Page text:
It took a few weeks, but I managed to run the whole route after a while. Still only 0.6 miles, but I realised that I was improving. I refused to measure my progress in any real, data-based way because this was about Bertie getting help, not about my need to be healthy or skinny or some other such selfish goal. I needed to get better for B. I'm pretty sure I looked ridiculous panting along, and not least because of my owl hat and pink gloves, but I kept doing it. It was only hard because I didn't do it enough.




This (below) became my mantra. After getting back home from our Christmas break in England, I decided I had to run 4-5 times a week if I were to really see any improvement, and this could only be good for Bertie, too. 


Bad weather meant nothing. Rain was a fun challenge. When it rains in NC, it really fucking rains. 

Running is an all-weather activity

That's rain. And some sweat. But mostly rain.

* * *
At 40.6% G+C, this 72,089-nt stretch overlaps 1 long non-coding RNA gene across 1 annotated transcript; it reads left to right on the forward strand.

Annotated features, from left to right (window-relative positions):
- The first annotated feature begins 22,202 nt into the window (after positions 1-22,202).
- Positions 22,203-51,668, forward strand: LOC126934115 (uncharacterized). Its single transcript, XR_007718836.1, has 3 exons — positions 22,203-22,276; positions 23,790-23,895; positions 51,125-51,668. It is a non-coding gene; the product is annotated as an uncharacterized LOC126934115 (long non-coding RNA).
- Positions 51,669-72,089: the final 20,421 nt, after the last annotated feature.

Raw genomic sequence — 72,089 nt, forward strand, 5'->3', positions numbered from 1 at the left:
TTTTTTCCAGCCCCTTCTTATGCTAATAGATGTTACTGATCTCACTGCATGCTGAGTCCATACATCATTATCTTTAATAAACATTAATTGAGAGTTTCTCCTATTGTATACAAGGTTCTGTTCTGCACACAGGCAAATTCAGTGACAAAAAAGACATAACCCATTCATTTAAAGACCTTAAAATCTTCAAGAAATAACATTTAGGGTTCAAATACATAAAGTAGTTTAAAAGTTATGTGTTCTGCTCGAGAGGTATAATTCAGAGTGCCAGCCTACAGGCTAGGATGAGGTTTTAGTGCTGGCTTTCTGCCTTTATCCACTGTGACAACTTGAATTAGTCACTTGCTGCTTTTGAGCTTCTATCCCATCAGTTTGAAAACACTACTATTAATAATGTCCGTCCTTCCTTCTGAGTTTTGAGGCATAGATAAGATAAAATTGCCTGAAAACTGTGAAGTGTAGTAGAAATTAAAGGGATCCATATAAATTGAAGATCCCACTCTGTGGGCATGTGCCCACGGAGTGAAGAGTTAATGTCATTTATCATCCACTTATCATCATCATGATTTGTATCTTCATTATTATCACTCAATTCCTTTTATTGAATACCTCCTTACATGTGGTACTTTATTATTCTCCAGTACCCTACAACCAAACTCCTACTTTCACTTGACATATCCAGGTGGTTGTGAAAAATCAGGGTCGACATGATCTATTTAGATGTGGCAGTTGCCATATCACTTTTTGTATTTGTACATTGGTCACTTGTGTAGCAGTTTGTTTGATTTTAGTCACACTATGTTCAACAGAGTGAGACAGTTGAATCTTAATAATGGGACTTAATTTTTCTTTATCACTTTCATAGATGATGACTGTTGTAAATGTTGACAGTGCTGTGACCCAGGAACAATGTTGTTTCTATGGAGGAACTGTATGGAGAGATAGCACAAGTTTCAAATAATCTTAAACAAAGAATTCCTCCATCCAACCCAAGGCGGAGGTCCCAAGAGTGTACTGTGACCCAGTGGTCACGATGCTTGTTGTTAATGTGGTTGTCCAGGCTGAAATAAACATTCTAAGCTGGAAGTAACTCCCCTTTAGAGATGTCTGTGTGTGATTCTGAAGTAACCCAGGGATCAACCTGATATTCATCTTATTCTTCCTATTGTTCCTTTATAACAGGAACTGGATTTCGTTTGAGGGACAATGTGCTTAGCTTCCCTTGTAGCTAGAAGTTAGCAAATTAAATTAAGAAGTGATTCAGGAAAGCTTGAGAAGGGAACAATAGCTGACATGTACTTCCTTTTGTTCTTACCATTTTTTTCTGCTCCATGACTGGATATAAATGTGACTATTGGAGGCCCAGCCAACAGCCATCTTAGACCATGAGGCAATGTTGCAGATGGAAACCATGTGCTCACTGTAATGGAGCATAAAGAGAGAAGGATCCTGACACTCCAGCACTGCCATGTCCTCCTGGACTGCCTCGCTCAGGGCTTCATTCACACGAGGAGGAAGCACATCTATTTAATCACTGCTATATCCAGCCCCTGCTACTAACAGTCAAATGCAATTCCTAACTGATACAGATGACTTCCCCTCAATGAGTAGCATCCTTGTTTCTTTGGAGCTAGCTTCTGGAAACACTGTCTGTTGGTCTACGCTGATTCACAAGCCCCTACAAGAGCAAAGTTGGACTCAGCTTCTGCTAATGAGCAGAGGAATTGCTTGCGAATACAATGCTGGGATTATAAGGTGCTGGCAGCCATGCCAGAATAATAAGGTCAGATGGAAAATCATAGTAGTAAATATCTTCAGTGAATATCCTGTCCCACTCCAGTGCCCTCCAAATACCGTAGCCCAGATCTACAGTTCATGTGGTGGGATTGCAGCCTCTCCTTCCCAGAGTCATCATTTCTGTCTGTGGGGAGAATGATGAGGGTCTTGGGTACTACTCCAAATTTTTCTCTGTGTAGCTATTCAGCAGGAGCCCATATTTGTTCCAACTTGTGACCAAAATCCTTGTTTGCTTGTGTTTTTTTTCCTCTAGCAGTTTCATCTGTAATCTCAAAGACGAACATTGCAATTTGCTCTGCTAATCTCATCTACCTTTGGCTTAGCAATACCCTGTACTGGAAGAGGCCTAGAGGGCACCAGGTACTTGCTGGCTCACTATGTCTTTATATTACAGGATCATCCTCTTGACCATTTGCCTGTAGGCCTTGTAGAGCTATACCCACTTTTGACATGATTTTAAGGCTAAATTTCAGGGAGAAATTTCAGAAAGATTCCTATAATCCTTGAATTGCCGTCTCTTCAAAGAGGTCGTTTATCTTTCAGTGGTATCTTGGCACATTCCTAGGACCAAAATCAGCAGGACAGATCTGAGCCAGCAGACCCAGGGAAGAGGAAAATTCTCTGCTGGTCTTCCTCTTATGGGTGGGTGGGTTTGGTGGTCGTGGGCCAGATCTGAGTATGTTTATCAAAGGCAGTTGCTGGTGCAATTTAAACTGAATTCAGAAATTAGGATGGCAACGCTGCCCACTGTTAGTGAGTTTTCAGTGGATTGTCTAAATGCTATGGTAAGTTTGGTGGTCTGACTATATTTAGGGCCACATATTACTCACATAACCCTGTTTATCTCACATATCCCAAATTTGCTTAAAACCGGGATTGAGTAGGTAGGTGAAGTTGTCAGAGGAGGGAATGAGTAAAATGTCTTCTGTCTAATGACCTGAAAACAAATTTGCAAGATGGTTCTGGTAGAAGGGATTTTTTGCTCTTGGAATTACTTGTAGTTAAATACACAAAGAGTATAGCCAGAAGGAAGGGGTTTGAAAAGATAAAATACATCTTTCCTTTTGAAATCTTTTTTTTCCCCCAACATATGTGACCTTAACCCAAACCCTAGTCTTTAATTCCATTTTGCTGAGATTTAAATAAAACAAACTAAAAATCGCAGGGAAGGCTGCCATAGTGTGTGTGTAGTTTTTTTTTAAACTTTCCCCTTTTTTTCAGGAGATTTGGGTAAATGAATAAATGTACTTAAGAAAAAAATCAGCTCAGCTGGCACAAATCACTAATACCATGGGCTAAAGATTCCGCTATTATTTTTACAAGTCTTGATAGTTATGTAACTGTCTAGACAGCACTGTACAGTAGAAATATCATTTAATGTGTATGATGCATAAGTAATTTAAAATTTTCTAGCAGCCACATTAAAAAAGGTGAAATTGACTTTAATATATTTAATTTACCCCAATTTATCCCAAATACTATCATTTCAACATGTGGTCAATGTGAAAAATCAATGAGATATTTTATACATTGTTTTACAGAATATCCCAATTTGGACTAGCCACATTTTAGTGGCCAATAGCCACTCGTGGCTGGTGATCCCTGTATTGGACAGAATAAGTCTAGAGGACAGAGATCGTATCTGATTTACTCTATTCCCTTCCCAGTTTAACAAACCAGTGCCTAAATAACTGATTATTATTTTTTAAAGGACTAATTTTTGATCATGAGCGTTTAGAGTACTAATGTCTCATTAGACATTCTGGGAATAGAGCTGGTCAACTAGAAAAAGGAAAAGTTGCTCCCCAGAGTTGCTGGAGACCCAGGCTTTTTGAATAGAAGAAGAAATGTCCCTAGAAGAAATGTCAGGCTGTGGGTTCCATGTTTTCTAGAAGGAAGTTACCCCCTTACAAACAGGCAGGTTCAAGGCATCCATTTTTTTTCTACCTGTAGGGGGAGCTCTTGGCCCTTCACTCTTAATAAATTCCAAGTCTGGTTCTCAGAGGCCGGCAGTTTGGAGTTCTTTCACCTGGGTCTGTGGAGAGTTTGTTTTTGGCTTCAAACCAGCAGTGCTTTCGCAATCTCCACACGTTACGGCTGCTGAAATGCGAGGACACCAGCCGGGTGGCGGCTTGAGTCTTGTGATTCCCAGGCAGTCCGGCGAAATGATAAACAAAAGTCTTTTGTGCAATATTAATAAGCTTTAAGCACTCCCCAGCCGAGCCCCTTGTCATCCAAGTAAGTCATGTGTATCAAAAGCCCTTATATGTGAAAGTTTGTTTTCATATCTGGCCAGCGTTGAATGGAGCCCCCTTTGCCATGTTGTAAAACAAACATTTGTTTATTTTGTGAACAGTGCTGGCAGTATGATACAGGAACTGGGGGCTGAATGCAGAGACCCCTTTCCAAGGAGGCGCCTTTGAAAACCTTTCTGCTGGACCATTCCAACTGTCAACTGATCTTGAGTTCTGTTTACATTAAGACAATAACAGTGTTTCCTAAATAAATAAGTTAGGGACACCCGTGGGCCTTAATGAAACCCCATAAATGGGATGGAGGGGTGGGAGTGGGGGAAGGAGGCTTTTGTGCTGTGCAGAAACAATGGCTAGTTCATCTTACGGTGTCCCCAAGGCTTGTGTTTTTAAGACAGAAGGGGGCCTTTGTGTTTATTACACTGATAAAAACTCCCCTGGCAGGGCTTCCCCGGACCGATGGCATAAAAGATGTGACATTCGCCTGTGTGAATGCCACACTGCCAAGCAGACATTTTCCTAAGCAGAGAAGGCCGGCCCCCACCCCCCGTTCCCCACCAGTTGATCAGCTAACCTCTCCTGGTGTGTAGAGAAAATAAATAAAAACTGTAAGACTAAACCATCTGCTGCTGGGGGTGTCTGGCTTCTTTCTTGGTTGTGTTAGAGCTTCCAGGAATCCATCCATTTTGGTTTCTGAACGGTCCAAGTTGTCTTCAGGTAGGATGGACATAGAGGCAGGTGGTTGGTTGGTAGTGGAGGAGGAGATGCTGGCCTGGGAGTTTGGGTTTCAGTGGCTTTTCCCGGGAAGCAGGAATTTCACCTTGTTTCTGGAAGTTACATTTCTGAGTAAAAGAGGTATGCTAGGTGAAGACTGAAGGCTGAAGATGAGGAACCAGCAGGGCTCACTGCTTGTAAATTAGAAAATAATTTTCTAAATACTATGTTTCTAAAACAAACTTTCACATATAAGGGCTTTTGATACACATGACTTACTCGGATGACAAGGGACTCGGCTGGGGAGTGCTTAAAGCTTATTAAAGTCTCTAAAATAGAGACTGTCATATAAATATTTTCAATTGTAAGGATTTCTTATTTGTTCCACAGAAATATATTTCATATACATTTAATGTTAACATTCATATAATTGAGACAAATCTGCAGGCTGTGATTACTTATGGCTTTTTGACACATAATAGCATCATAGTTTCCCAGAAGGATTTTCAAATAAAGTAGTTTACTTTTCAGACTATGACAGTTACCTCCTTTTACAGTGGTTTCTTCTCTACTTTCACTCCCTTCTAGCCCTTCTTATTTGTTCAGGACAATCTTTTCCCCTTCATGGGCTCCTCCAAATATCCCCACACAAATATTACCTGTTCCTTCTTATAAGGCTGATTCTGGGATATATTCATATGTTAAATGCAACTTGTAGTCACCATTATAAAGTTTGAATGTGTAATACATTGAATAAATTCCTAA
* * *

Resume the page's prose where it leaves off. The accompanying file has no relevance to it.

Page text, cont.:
Running feet

The change I started to see from increased runs was incredible. I managed to double my route length and run the whole way. I didn't die. I liked it. I wanted to do more. I'd get back from a run and want to go again.

It was around this time (early March) that I decided I needed some proper running gear. My heavy tracksuit bottoms and old t-shirts weren't cutting it any more. I needed lightweight, moisture-wicking clothing. So I took a trip to Old Navy (shameless plug for my husband's company) and stocked up. It didn't seem faddy or frivolous, it seemed sensible.

3/10/13: Not sure about this on me. 

But okay.

The hat stayed. It was still cold in the mornings.

And I kept running. And running. I taught myself new routes. I saw hills as my friendly challengers, who would celebrate with me when I reached the top. And Bertie just kept right on running by my side. 


Physical changes started to become more obvious

I owe this to B